Are the Courts Reaching the End of their Rope with Videogames?
By: Lawrence G. Walters
Weston, Garrou, Walters & Mooney
© Lawrence G. Walters, Esq. (2008). All rights reserved.

            On March 17, 2008, the Eighth Circuit Court of Appeal issued its decision in Entertainment Software Association, et al, v. Lori Swanson, etc., et al,1 (hereinafter the “Decision”), affirming the trial court’s ruling, which struck down Section 325I.06 of the Minnesota Code, imposing a twenty five ($25) dollar fine on minors who purchase videogames rated “A” “O” or “M” by the Entertainment Software Rating Board (“ESRB”).  While the initial reaction of the industry might be to rejoice in yet another victory, or perhaps emit a satisfied yawn at yet another failed piece of videogame legislation, a closer analysis of this Decision is warranted.  The courts may indeed be approaching the extent of their tolerance with the content depicted in violent videogames offered for retail consumption in the United States.
            The Minnesota Restrictive Videogames Act (“the Act”) subjected any person under the age of seventeen (17) to a civil penalty of not more than twenty five ($25) dollars, and required that retailers post a sign notifying minors of the above-referenced prohibition and penalty.  The Entertainment Software Association and the Entertainment Merchants Association challenged the statute at the district court level, and obtained a permanent injunction against its enforcement.  In defending this law, the state of Minnesota solicited the testimony of an expert witness by the name of Craig Anderson.  Mr. Anderson claimed that “well over 1000 studies…point overwhelmingly to a causal connection between media violence and aggressive behavior in some children.”2  He also suggested that preliminary research indicates the impact is far greater for violent videogames than for television, movies, or music.3  This is the kind of testimony that the industry will confront in future cases as well.  The number of ‘studies’ allegedly establishing the correlation between violent videogames and real world violence is increasing.  The more this questionable conclusion is repeated, the more likely it will be accepted as fact by lawmakers, activists, and ultimately, the courts.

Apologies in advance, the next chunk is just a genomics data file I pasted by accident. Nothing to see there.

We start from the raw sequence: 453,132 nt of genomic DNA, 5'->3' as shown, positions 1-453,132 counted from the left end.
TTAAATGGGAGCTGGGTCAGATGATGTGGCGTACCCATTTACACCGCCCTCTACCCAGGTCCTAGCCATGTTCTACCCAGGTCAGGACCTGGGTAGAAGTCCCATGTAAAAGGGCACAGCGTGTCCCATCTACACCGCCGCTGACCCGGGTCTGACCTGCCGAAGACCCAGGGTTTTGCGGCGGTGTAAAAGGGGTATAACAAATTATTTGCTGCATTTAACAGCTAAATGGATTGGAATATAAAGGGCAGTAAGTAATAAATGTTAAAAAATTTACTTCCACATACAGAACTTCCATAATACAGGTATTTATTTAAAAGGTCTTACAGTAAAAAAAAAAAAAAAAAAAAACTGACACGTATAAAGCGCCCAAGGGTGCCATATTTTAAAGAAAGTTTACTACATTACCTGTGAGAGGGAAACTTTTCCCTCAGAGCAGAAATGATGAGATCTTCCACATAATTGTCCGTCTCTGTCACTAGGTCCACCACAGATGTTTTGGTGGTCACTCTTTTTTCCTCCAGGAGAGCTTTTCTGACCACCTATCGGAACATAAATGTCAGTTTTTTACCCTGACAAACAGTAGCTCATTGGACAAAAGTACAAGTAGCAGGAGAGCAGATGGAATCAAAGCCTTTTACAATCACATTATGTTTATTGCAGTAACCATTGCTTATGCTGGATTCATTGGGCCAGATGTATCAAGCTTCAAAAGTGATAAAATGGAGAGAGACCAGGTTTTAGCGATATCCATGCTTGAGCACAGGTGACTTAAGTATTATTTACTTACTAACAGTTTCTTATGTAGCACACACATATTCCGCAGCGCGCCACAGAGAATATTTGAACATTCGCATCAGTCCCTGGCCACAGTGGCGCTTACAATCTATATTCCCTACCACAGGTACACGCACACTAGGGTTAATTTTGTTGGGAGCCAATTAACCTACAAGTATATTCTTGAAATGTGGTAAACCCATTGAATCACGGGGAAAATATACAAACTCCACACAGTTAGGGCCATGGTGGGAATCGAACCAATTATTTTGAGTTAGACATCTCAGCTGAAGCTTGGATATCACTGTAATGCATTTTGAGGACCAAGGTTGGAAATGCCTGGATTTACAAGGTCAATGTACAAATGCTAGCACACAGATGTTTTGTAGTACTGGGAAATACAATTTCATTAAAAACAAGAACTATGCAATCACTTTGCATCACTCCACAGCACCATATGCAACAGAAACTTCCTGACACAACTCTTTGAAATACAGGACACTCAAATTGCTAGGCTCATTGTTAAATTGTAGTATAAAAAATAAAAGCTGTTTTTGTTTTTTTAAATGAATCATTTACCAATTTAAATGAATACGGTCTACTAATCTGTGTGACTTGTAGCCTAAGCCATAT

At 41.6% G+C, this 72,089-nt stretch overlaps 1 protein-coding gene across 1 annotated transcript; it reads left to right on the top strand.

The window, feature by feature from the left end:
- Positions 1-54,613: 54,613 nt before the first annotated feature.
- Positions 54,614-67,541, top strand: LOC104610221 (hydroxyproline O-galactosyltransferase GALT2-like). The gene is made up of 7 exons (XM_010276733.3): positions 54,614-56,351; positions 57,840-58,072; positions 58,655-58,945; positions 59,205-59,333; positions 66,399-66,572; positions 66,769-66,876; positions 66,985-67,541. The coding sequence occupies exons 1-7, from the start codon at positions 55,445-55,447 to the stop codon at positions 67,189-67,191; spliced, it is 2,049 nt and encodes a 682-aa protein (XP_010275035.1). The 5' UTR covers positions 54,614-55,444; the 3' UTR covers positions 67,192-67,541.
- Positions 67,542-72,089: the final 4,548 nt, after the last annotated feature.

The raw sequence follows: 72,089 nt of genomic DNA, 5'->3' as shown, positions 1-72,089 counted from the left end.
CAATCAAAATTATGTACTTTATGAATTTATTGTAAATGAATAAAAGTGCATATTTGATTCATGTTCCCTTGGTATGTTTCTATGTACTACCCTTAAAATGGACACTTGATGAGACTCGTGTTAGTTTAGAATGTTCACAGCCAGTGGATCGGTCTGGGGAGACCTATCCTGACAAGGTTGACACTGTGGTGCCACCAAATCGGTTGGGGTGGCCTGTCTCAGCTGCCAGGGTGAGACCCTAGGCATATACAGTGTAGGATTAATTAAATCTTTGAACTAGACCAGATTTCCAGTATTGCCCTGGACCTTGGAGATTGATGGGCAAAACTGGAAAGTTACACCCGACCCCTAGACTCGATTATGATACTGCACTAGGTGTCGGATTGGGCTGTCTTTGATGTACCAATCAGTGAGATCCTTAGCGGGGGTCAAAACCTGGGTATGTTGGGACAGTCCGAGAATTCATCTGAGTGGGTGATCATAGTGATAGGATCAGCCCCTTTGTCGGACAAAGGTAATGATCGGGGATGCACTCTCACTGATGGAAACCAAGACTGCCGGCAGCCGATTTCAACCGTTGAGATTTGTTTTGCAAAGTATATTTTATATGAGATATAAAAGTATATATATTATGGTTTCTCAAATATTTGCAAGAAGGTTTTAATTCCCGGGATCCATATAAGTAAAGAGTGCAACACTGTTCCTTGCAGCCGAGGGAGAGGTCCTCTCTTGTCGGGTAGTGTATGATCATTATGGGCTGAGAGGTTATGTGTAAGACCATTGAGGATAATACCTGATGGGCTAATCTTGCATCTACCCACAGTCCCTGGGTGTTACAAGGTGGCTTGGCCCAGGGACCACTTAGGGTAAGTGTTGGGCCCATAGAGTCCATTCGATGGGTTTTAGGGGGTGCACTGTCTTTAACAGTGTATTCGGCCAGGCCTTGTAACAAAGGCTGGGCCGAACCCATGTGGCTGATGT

While the Eighth Circuit Court of Appeals upheld the trial court’s decision striking down the law, a reading of the court’s opinion suggests that the judges held their figurative noses when issuing the decision.  The court took the time to detail the contents of certain modern videogames, including Postal 2: Apocalypse Weekend, The Punisher, Resident Evil 4, Manhunt, and God of War.  The Decision describes the “Mature” game content which involved scenes of decapitation, curb jobs, urination, vomit, and playing fetch with dogs, using human heads.  In upholding the decision below, the Eighth Circuit recognized that it was legally required to consider videogames as protected speech, given an earlier decision from the same court in Interactive Digital Software Association v. St. Louis County.4  While recognizing the binding nature of this decision, the Court took the opportunity to observe that the State hopes this decision will be overturned in an en banc review of the instant case.